Kapi-Mana News : December 27th 2011
3 KAPI-MANA NEWS, DECEMBER 27, 2011 NEWS 3847163AA Wheeler s Guardian FUNERAL HOME NORTH CITY Loans for all reasons ADELPHI FINANCE Amounts $500 to $5000 KM112259 FAST Approval CASH NOW Level 3, Adelphi House, Hartham Place, Porirua PH: 237 4171 *All Loans Subject to Normal Lending Criteria Loans for all reasons Providing Cash Solutions 40 Years of Financial Service 20 Main Rd, Tawa • 04 232 8819 • Fu Structura Repair Centre • A Maj r Insurance C mpanies • C urtes Cars A ai ab e UNDER NEW MANAGEMENT 3630132 20 yEARS -- SAME loCATIoN -- SAME GREAT SERvICE Tawa music teacher takes a bow Pitch perfect: Whether it's piano accompaniment, orchestra music or choir, Shona Murray's service and commitment to music in Tawa is immense. By KRIS DANDO '' You can only do sport for so long but you can sing when you're 80. Shona Murray She may have entered retirement but Shona Murray insists there will always be something to do for someone so intrinsically involved in Tawa s music scene. Tawa College s head of music from 1984-2005 came full circle with her career by spending the last few years as an assistant music teacher at the school, pri- marily involved with the Dawn Chorus and school productions. She retired on November 30 with a well-attended farewell. Mrs Murray says it will feel strange come the start of term 1, next year. I think it will hit me in Febru- ary, when I don t have to go up to teach a class or go to choir. It s going to suddenly seem real, she says. The transition from teaching five year olds at Tawa Primary to music, English and home economics at Tawa College in 1977 was a shock to the system, but one she embraced. Under her stewardship, the choir flourished and music at the school earned a formidable repu- tation nationally and overseas. Modestly, Mrs Murray has a host of people to thank, from mentors to successive principals -- including her husband Bruce, from 1989 to 2002 -- and countless staff members during her tenure. The shows, festivals and awards gathered have been something of immense pride for her. I think we created an atmos- phere [at Tawa College] where everyone belonged and there is a strong philosophy around role modelling. There are so many success stories -- we had a former knife- wielding thug as a student and he came back 15 years later to say thank you for changing my life . Those are the things you work for. Mrs Murray says being involved in national examinations and competitions, and steering the New Zealand Secondary Schools Choir for 10 years, was valuable for her own development in music. I was based in Tawa but it always felt I had a wider scope, and that was especially because of the community involvement as well. I saw myself as like a village schoolmaster. With the advent of the hugely popular Big Sing event, Mrs Mur- ray says choruses have increased in size from 15 -- the number she attracted when starting the Dawn Chorus in 1982 -- to there being hundreds on stage. It was a huge change, but the school embraced it. She is happy to be leaving the college in good heart and con- siders it an honour to be replaced by an ex-student, Isaac Stone. You might think that s narrow or insular but everyone involved in teaching music at the college has an international profile. They re wonderful and cre- ative, she says. Mrs Murray will be available for relief teaching at the school and hopes to remain an accompanist for Trust Porirua City Brass band. There are no plans to take a permanent step back yet. Bruce pointed out recently that you can only do sport for so long but you can sing when you re 80, Mrs Murray says. That s probably me. Scheme gives backing for sports projects By KRIS DANDO As the drums for an astro turf in Porirua beat louder, the ratepayer-funded scheme to support sports projects and groups received a boost this month. The Shared Responsibility Scheme (SRS), which the council first adopted in 1991, provides funding for capital projects put forward by com- munity groups on council land. The $1.6 million hockey turf at Elsdon and Ngatitoa Domain cricket centre are two such ventures, with the coun- cil and the scheme partner each contributing 25 per cent, and the balance coming from an interest-free loan, repaid by the scheme partner over 15 years. Before the council is an SRS application for a $1.85m syn- thetic surface at Ascot Park, submitted by Porirua Vikings league club and Western Suburbs football under the Porirua Synthetic Sportsfield Community Trust banner. They hope to get a decision from PCC before February, when the clubs apply to Lotteries for a grant. It is also understood other applicants to the SRS will be the consortium looking to build a multipurpose venue at Ngatitoa Domain, a group wanting an artificial athletics track, and Mana Archery for an indoor range. As part of a review of SRS, the council has agreed to increase its annual funding to $150,000. At the December 8 meeting, Bernie Wood from the Vikings and Peter Gillespie from Wests said PCC s help was essential as they sought Lotteries funding. Councillors were supportive of an increase to the SRS funding, and the public would be able to weigh in during next year s long term plan- ning process. Mayor Nick Leggett said it was an oppor- tunity to be frugal, but doub- ling the SRS pool was a good idea. Deputy mayor Liz Kelly said the new artificial turf at Wakefield Park was used for 800 hours in July and August this year, while it was utilised for just 130 hours over five months in 2010. The council s Leisure Asset Management Plan recom- mends PCC invest in two arti- ficial turfs in 2013/14 and 2015/16, at a total cost of $3.6 million.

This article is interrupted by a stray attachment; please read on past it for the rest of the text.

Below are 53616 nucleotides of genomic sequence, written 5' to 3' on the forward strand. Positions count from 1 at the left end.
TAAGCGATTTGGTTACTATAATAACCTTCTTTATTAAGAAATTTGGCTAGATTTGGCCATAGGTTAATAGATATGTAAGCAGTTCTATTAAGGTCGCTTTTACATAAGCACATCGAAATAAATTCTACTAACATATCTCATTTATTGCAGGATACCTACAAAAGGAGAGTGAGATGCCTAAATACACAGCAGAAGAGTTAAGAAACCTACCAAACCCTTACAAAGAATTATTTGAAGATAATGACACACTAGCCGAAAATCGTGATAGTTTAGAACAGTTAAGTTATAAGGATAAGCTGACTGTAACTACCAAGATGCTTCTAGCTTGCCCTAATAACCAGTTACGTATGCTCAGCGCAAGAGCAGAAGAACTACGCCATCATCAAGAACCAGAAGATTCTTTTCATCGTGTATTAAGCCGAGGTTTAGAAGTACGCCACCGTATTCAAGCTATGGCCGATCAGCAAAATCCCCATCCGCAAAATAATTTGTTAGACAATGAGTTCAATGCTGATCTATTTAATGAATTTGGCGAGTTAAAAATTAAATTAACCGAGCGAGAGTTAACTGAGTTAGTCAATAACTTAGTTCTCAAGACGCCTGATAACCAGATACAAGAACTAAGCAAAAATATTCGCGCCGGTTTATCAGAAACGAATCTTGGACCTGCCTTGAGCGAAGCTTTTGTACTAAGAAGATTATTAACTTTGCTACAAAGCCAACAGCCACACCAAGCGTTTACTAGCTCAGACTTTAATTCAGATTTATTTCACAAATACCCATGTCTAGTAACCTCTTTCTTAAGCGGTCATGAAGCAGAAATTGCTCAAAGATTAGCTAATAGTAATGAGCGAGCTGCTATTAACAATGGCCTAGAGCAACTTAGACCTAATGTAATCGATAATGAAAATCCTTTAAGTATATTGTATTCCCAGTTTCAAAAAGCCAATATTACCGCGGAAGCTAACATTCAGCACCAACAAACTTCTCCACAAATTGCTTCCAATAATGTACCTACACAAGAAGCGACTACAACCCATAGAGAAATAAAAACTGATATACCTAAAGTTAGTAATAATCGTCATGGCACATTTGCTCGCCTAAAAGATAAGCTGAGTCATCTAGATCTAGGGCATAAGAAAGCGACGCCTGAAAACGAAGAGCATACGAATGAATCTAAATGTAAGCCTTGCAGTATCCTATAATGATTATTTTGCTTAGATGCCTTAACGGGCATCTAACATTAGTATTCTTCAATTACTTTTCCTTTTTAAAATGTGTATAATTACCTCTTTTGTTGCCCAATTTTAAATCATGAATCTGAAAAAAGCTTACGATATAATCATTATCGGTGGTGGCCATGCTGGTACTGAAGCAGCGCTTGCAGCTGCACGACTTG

December 20th 2011
January 3rd 2012